Background/aimsIn this study, we compared two research consent techniques: a standardized video plus usual consent and usual consent alone.
MethodsIndividuals who completed 24-month outcomes (completers) in the Operations and Pelvic Muscle Training in the Management of Apical Support Loss study were invited to participate in an extended, longitudinal follow-up study (extended Operations and Pelvic Muscle Training in the Management of Apical Support Loss). Potential participants who were (1) able to provide consent and (2) not in long-term care facilities were randomized 1:1 to a standardized video detailing the importance of long-term follow-up studies of pelvic floor disorders followed by the usual institutional consent process versus the usual consent process alone. Randomization, stratified by site, used randomly permuted blocks. The primary outcome was the proportion of participants who enrolled in the extended study and completed data collection events 5 years after surgery. Secondary outcomes included the proportion enrolled in the extended study, completion of follow-up at each study year, completion of data collection points, completion of in-person visits, and completion of quality of life calls. Motivation and barriers to enrollment (study-level and personal-level) and satisfaction with the study consent process were measured by questionnaire prior to recruitment into extended Operations and Pelvic Muscle Training in the Management of Apical Support Loss. Groups were compared using an intention-to-treat principle, using unadjusted Student's t-test (continuous) and chi-square or Fisher's exact (categorical) test. A sample size of 340 (170/group) was estimated to detect a 15% difference in enrollment and study completion between groups with p < 0.05.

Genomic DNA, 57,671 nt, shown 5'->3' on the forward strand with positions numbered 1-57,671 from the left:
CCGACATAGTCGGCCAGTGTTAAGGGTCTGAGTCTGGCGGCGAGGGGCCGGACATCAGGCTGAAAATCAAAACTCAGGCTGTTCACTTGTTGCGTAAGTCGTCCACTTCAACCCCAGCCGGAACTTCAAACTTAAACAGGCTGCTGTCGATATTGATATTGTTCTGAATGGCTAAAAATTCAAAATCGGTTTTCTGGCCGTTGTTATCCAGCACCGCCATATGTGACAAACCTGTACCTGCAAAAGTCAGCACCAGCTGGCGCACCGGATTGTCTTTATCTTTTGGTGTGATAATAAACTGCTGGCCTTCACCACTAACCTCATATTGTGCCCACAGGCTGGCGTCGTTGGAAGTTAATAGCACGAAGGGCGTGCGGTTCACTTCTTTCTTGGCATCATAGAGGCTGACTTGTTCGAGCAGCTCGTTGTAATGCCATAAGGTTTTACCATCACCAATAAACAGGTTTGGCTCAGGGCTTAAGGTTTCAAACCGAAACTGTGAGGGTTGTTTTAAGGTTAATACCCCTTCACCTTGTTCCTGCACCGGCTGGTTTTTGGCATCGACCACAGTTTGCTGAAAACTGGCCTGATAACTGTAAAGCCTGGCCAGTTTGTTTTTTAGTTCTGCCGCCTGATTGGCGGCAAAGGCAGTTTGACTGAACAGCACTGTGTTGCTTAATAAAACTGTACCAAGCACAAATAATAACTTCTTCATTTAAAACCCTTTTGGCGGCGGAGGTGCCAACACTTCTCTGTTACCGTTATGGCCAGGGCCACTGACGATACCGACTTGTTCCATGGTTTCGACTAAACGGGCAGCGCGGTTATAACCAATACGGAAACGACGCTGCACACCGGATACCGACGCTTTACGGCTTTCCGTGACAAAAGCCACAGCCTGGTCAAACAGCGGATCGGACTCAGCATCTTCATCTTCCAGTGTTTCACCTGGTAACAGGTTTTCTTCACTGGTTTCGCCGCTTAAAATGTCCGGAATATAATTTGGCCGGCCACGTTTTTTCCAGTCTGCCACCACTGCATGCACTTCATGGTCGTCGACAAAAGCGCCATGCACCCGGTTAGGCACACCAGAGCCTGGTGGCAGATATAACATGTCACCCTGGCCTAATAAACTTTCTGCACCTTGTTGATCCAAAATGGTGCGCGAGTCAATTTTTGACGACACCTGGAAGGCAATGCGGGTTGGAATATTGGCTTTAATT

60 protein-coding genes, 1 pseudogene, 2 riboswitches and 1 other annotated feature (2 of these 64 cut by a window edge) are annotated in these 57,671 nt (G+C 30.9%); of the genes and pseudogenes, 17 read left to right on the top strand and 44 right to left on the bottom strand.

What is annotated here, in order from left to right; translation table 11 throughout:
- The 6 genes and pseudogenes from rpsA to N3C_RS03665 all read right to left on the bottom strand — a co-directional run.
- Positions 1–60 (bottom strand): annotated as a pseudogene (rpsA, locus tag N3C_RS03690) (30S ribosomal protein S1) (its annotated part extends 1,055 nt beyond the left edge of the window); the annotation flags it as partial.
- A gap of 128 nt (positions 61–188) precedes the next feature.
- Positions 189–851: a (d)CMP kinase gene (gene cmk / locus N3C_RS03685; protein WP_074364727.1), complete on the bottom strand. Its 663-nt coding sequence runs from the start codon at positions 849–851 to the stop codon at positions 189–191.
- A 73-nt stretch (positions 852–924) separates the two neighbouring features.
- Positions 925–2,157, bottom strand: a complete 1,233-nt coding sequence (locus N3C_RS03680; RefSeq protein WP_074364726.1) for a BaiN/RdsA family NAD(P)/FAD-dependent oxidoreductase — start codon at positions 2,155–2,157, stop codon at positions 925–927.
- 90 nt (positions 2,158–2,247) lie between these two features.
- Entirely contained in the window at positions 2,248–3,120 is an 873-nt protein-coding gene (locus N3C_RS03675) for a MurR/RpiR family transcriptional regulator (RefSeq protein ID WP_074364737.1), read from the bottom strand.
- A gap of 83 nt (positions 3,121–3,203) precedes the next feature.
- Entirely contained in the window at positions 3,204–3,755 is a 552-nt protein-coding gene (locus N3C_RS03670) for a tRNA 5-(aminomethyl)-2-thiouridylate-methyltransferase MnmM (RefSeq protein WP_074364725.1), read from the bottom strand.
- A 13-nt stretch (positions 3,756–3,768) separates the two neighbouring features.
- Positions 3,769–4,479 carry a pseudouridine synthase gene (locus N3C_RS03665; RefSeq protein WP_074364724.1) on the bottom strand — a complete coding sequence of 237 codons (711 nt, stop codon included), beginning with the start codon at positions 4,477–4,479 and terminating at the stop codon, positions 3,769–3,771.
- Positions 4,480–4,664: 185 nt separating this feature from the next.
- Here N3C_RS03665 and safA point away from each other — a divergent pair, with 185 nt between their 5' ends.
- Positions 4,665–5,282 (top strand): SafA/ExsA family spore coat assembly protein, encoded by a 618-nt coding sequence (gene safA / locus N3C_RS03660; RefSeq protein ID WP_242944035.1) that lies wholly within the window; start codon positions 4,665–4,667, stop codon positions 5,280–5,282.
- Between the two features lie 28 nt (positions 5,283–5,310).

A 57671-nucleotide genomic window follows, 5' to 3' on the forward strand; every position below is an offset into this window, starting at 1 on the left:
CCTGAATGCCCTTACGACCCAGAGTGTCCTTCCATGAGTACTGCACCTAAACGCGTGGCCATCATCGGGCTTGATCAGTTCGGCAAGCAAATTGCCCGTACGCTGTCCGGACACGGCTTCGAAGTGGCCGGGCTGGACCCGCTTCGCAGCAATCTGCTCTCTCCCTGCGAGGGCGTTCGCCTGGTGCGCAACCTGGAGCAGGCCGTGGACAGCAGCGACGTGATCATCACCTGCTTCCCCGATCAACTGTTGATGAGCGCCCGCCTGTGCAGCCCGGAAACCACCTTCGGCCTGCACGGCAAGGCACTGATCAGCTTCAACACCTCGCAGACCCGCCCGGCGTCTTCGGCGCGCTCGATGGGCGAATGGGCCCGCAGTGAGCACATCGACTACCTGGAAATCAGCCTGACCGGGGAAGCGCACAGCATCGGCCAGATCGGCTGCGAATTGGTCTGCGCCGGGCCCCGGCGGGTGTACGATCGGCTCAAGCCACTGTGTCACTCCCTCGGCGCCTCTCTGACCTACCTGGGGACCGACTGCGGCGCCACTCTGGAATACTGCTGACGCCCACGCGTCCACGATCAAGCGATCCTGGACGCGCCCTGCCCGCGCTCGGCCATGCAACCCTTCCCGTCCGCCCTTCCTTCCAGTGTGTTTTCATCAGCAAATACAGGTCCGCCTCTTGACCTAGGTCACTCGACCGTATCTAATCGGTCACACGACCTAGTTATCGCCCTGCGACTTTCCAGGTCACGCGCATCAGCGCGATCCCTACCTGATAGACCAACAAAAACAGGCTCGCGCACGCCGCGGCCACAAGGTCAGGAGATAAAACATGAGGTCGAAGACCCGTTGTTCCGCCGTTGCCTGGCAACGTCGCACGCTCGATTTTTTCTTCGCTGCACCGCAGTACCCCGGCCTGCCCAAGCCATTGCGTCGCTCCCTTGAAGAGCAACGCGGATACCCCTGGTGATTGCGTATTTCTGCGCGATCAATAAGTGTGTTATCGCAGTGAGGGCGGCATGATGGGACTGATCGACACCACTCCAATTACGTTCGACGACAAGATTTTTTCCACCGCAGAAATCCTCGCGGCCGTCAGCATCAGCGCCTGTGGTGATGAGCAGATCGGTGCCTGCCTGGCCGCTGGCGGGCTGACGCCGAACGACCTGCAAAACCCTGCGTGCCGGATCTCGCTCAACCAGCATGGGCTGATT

ResultsOf the 327 Operations and Pelvic Muscle Training in the Management of Apical Support Loss completers, 305 were randomized to the consent process study (153 video vs 152 no video). Groups were similar in demographics, surgical treatment, and outcomes. The overall rate of extended study enrollment was high, without significant differences between groups (video 92.8% vs no video 94.1%, p = 0.65). There were no significant differences in the primary outcome (video 79.1% vs no video 75.7%, p = 0.47) or in any secondary outcomes. Being "very satisfied" overall with study information (97.7% vs 88.5%, p = 0.01); "strong agreement" for feeling informed about the study (81.3% vs 70.8%, p = 0.06), understanding the study purpose (83.6% vs 71.0%, p = 0.02), nature and extent (82.8% vs 70.2%, p = 0.02), and potential societal benefits (82.8% vs 67.9%, p = 0.01); and research coordinator/study nurse relationship being "very important" (72.7% vs 63.4%, p = 0.03) were better in the video compared to the no video consent group.
ConclusionThe extended study had high enrollment; most participants completed most study tasks during the 3-year observational extension, regardless of the use of video to augment research consent. The video was associated with a higher proportion of participants reporting improved study understanding and relationship with study personnel.